By Show and Tell
By Bree Davies
By Bree Davies
By Cory Casciato
By Emilie Johnson
By Robin Edwards
By Bree Davis
By Josiah M. Hesse
Building Outside the Box. With the Denver Art Museum's outlandish Hamilton Building by Daniel Libeskind taking shape at West 13th Avenue and Acoma Plaza, there's a lot going on outside the place. Inside the gorgeous Gio Ponti tower, it's a different story. Up until the opening of the Hamilton next fall, there will be one show on the main floor titled Building Outside the Box: Creating the New Denver Art Museum, which has been given the cutesy nickname of B.O.B. If the Hamilton Building itself is exciting, its explication put forward in this show is decidedly not; it's the kind of thing you'd expect to find in an airport or a shopping mall, but surely not at an art museum. This dog looks as if it were organized by a committee and not by a curator with some expertise -- like Craig Miller, the head of the DAM's architecture, design and graphics department. He always does such a good job, so he obviously had nothing to do with it. The shame is that with the existence of this dumbed-down feature, it's unlikely that a proper show on the topic will be done in the future. Through Fall 2006 at the Denver Art Museum, 100 West 14th Avenue Parkway, 720-865-5000. Reviewed November 10.
Centennial of William Sanderson. This exhibit was co-curated by Michael Sanderson and Kirkland Museum director Hugh Grant and includes pieces from that institution's permanent collection, loans from various local collectors and from the artist's estate. Sanderson was one of the most prominent Denver artists in the late '40s and early '50s, and his signature style had a cartoon-ish quality that sometimes referenced cubism. By the '60s, Sanderson was all but forgotten, but in the 1980s, not long before he died, his career enjoyed a second boom. This show was hung mostly chronologically and includes the kinds of things Sanderson is best remembered for, plus a few odd paintings out, which connect to the rest through his meticulous paint-application technique. This skill reveals his astounding hand-to-eye coordination to even the most casual viewer. Through January 22 at the Kirkland Museum of Fine & Decorative Art, 1311 Pearl Street, 303-832-8576. Reviewed November 24.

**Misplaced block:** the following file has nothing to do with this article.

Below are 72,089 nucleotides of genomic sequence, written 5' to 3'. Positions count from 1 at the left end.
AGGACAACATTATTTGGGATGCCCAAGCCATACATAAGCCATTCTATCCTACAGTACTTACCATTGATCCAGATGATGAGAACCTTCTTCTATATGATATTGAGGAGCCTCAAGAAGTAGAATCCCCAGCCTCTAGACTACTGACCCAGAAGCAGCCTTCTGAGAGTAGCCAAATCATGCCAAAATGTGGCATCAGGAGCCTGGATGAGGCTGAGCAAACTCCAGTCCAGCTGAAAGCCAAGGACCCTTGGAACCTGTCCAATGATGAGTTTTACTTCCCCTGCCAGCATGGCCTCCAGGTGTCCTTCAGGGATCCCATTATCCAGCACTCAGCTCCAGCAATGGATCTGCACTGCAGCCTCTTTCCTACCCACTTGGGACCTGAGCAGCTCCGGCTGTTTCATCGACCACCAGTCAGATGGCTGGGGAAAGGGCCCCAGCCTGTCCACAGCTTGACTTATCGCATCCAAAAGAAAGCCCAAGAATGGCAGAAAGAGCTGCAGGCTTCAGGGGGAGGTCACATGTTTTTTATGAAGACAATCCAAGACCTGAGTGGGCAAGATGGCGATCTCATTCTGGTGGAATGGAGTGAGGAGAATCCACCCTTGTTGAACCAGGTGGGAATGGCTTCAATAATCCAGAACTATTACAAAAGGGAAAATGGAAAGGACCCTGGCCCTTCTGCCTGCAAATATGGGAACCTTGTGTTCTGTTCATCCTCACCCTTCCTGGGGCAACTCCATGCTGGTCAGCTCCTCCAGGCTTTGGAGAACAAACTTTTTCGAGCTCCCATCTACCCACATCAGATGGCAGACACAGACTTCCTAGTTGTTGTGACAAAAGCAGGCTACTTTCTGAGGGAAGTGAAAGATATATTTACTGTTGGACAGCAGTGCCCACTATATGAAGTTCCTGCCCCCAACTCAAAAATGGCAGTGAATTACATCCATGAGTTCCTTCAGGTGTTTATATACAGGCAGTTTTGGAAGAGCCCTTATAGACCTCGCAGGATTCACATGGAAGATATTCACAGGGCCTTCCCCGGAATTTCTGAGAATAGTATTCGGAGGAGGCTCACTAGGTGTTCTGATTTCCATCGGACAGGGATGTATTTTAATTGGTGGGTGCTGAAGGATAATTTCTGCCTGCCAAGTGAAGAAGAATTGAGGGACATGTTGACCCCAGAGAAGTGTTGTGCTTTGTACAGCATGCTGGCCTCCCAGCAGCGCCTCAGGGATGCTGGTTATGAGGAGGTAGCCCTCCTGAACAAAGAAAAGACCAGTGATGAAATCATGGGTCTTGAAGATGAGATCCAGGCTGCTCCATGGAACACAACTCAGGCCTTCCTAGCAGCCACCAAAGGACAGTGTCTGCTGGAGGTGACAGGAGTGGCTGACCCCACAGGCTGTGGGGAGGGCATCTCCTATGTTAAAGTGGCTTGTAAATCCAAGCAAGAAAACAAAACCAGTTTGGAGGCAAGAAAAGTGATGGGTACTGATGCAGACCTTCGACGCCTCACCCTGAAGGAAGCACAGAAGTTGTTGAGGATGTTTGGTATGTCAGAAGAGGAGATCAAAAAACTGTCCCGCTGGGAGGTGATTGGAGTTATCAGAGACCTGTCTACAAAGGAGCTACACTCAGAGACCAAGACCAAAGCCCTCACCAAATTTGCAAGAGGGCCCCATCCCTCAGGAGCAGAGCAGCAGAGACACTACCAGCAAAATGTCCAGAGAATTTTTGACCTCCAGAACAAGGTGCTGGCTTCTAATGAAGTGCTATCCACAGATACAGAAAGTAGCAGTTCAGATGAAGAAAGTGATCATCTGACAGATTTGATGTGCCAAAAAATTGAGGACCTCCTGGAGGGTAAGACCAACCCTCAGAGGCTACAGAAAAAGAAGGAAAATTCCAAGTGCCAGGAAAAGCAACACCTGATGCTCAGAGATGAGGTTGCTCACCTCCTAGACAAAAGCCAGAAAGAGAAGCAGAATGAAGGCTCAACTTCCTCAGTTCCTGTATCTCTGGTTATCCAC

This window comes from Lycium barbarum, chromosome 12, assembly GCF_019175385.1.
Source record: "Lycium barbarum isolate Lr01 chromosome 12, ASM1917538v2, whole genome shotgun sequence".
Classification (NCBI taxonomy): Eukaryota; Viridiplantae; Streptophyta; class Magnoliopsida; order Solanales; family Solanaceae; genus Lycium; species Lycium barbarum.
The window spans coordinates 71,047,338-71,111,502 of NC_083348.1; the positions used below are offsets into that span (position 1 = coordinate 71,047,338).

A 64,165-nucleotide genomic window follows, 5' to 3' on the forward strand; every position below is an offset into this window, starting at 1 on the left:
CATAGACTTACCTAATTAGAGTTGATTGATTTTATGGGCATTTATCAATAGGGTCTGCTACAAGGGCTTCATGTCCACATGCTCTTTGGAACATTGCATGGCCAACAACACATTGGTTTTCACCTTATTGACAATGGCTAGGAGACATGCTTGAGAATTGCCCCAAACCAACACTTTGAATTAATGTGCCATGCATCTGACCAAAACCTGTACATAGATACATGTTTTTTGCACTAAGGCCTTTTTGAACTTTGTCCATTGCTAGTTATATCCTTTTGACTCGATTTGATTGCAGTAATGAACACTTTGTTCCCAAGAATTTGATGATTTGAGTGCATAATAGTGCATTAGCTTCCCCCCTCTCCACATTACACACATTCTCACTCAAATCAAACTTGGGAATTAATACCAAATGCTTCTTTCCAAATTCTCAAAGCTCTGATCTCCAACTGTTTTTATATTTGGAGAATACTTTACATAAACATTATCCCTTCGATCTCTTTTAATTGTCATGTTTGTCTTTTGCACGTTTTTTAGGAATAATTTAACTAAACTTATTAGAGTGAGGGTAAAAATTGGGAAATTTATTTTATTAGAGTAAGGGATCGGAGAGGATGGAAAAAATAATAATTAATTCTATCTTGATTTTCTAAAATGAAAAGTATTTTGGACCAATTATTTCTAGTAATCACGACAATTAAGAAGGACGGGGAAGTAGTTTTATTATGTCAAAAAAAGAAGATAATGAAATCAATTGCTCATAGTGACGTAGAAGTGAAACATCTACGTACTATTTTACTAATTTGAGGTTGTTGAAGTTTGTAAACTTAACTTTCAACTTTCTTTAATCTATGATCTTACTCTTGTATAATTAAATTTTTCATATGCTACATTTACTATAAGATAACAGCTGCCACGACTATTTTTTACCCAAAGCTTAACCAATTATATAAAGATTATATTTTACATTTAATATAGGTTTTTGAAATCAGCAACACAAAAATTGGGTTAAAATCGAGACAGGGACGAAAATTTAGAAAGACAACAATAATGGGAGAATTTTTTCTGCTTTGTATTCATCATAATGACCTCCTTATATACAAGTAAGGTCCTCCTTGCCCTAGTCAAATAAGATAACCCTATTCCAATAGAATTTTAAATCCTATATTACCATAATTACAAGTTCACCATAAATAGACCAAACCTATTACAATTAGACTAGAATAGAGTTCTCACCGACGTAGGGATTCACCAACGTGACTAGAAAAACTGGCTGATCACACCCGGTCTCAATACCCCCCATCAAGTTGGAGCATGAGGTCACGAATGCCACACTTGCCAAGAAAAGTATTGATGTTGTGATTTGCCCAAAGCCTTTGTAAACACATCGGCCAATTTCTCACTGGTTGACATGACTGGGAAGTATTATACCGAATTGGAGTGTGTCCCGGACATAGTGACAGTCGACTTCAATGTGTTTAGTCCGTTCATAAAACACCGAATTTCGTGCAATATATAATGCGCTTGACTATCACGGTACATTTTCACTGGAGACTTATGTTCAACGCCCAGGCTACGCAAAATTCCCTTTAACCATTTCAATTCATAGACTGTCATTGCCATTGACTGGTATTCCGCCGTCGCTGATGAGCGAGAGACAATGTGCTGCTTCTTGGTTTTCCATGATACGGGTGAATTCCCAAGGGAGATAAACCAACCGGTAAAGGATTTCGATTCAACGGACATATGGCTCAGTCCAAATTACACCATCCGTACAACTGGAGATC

Colorado: Then & Now II. In the late 1990s, internationally known photographer John Fielder came up with the idea of re-photographing old shots done by William Henry Jackson. This idea led to an exhibit at the Colorado History Museum in 1999, with this current show being the long anticipated sequel to that one. The CHM has a vast collection of Jackson's work, dating back to his first photos of the state done in 1873, when he was part of the federal Hayden Survey of the American West. In 1880, he opened a Denver studio, which he closed in 1896. As he did for that first Then & Now, Fielder went through the vast Jackson archives and selected the images he wanted to re-create and then revisited those locales. This time, however, he picked more views of buildings rather than depictions of the wilderness. Through April 5 at the Colorado History Museum, 1300 Broadway, 303-866-3678.
Illusions. The Walker Gallery in the Golden Triangle has paired Bonny Lhotka's unusual digital photo-enlargements with Christopher Oar's geometric sculptures that refer to everyday objects for the show Illusions. The title, of course, is meaningless since the word could be used to describe anything in the visual arts. Lhotka is an experimental photo artist who uses unusual forms, like lenticular photos (the ones with different images depending on the viewer's vantage point), and odd materials, such as metal and ultraviolet-cured inks. Though Lhotka employs digital technology, she also does a lot of handwork to come up with her finished pieces. Her compositions are jammed with imagery and drenched in colors. Oar does tabletop sculptures made of welded steel. Typically, he sets up a stack of flat rectangles reminiscent of piles of books, and then places a single steel sphere in the mix. According to his statement, this sphere is meant to represent his aloneness as an artist. Through January 4 at Walker Fine Art, 300 West 11th Avenue, #A, (entrance on Cherokee Street), 303-355-8955. Reviewed December 8.